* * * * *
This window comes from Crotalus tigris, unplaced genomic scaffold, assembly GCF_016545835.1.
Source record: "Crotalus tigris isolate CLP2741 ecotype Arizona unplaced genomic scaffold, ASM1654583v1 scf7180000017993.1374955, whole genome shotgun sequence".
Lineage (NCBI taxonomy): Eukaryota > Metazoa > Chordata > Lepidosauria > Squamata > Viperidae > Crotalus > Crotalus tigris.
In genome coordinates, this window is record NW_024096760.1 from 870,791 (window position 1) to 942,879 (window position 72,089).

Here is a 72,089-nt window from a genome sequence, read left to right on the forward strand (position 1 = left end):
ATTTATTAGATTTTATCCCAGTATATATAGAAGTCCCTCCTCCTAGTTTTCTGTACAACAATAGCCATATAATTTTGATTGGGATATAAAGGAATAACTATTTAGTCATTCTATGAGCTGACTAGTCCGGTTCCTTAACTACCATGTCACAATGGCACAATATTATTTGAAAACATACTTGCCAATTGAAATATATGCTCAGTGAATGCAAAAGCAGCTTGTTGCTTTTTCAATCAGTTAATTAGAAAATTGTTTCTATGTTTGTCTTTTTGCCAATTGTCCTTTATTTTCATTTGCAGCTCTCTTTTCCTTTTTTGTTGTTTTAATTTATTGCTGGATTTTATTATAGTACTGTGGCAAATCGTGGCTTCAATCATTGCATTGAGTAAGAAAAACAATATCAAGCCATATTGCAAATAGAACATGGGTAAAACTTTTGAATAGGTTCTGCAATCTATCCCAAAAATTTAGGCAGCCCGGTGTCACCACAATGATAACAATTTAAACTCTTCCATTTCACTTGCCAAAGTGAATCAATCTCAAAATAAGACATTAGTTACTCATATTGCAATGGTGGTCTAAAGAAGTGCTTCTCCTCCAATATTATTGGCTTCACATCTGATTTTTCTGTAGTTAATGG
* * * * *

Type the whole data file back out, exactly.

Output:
This window comes from Crotalus tigris, unplaced genomic scaffold, assembly GCF_016545835.1.
Source record: "Crotalus tigris isolate CLP2741 ecotype Arizona unplaced genomic scaffold, ASM1654583v1 scf7180000017993.1374955, whole genome shotgun sequence".
Lineage (NCBI taxonomy): Eukaryota > Metazoa > Chordata > Lepidosauria > Squamata > Viperidae > Crotalus > Crotalus tigris.
In genome coordinates, this window is record NW_024096760.1 from 870,791 (window position 1) to 942,879 (window position 72,089).

Here is a 72,089-nt window from a genome sequence, read left to right on the forward strand (position 1 = left end):
ATTTATTAGATTTTATCCCAGTATATATAGAAGTCCCTCCTCCTAGTTTTCTGTACAACAATAGCCATATAATTTTGATTGGGATATAAAGGAATAACTATTTAGTCATTCTATGAGCTGACTAGTCCGGTTCCTTAACTACCATGTCACAATGGCACAATATTATTTGAAAACATACTTGCCAATTGAAATATATGCTCAGTGAATGCAAAAGCAGCTTGTTGCTTTTTCAATCAGTTAATTAGAAAATTGTTTCTATGTTTGTCTTTTTGCCAATTGTCCTTTATTTTCATTTGCAGCTCTCTTTTCCTTTTTTGTTGTTTTAATTTATTGCTGGATTTTATTATAGTACTGTGGCAAATCGTGGCTTCAATCATTGCATTGAGTAAGAAAAACAATATCAAGCCATATTGCAAATAGAACATGGGTAAAACTTTTGAATAGGTTCTGCAATCTATCCCAAAAATTTAGGCAGCCCGGTGTCACCACAATGATAACAATTTAAACTCTTCCATTTCACTTGCCAAAGTGAATCAATCTCAAAATAAGACATTAGTTACTCATATTGCAATGGTGGTCTAAAGAAGTGCTTCTCCTCCAATATTATTGGCTTCACATCTGATTTTTCTGTAGTTAATGG